What’s the least likely place for a park that you can imagine?
Next to a busy freeway perhaps? On top of a rubbish dump?
How about next door to a sewage treatment plant?
The Newtown Creek Nature Walk in Brooklyn not only ekes out a sliver of public access to a contested waterfront, but brings visitors face-to-face with the biggest sewage treatment plant in New York City.
George Trakas was engaged to bring an artful approach to developing the nature walk. A distinguished artist with significant experience working in complex waterfront sites, Trakas has twice received National Endowment for the Arts Fellowships, and is a medal winner for sculpture from the American Society of Arts and Letters, which honoured his unique “vision of landscape”.
Newtown Creek Wastewater Treatment Plant is a dramatic and exciting assembly of pipes and tubes and shiny things, lit an otherwordly purple at night, and all dominated by four enormous pieces of industrial-Faberge-chic. These are the symbolic and literal centrepiece of the plant: referred to in the industry as ‘digestor eggs’ this is where the business end of sewage treatment takes place. They loom over the waterway, linked together at the top with a glass-walled walkway, like a setting from Metropolis, or Gattaca, and the public applies in droves to see the eggs up close whenever the plant advertises tours.
If the treatment plant looks like a vision from the future, the park opposite references a time past, one where Newtown Creek flowed fresh and clear, as it did when the indigenous Lenape people made their home here. Trakas’s artwork is multilayered and comprehensive. Particular plant species were chosen for their cultural or historic significance, which is relayed on small plaques.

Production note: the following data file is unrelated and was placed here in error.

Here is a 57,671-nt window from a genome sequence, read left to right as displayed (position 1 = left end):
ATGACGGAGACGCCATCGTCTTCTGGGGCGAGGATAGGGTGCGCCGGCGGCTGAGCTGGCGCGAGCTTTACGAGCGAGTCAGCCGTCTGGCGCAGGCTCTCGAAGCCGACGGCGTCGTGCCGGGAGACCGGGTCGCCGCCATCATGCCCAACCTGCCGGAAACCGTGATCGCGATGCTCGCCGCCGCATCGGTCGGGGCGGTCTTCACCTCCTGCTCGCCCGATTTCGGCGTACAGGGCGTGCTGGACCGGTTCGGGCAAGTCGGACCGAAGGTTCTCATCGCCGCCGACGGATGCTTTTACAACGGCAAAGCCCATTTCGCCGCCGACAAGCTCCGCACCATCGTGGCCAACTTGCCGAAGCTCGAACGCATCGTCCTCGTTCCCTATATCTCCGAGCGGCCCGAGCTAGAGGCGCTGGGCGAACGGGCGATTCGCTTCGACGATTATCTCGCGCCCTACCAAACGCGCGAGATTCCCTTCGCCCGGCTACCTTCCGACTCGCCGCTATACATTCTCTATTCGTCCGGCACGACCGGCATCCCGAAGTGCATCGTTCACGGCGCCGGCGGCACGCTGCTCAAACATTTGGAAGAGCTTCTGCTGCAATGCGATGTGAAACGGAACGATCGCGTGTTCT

Other interpretive signage informs visitors that rubbish bins are made in the shape of old water barrels, steps down to the water reference geological epochs...
...as do rocks placed amongst the planting.
Newtown Creek Nature Walk is tough and robust, like the gritty waterfront precinct it fronts. Yes, there are some trees in place now, but the overwhelming view is of industry: big barges with cranes on them moving crushed up metal onto smaller barges with old tyres round their waterlines; big light towers, the undersides of big bridges, big billboards, big warehouse buildings - everything big and muscular.
The detailing of the Nature Walk responds to this muscularity, with big concrete steps, sheet piling and massive bench seats.
Within this tough exoskeleton, moments of delight are to be found. A circular gathering point invites groups to stop by the edge...
...planting creates tall green tunnels...
...and flowers and foliage appear more brilliant against the grey stone and concrete.
Retracing their path to the entry visitors pass through the swollen concrete walls of George Trakas’s 51 metre-long Vessel. Holes punched through the walls allow glimpses of the mechanical equipment and processes going on behind. The view straight down the centre of Vessel aligns with the Empire State Building, seemingly a world away from the unexpected tranquillity of this park-like space next to the sewage treatment plant.
Now it’s over to you.
What do you think of the idea of public parkland in such an unusual location? Do you think the artistic overlay has resulted in a more engaging space? Leave a comment below letting me know.
If you know someone who’d enjoy reading this article be sure to share it, and check back soon for more from the wonderful world of parks, gardens and landscapes.
This article is an edited extract from my book Future Park: imagining tomorrow’s urban parks, released this September by CSIRO Publishing.
The Newtown Creek Alliance is a "community-based organisation dedicated to restoring, revealing, and revitalising Newtown Creek".
The Visitor Centre at the Newtown Creek Wastewater Treatment Plant is open by appointment.
The Treatment Plant was open as a part of Open House New York 2012. Listings for OHNY 2013 will be released at the start of October.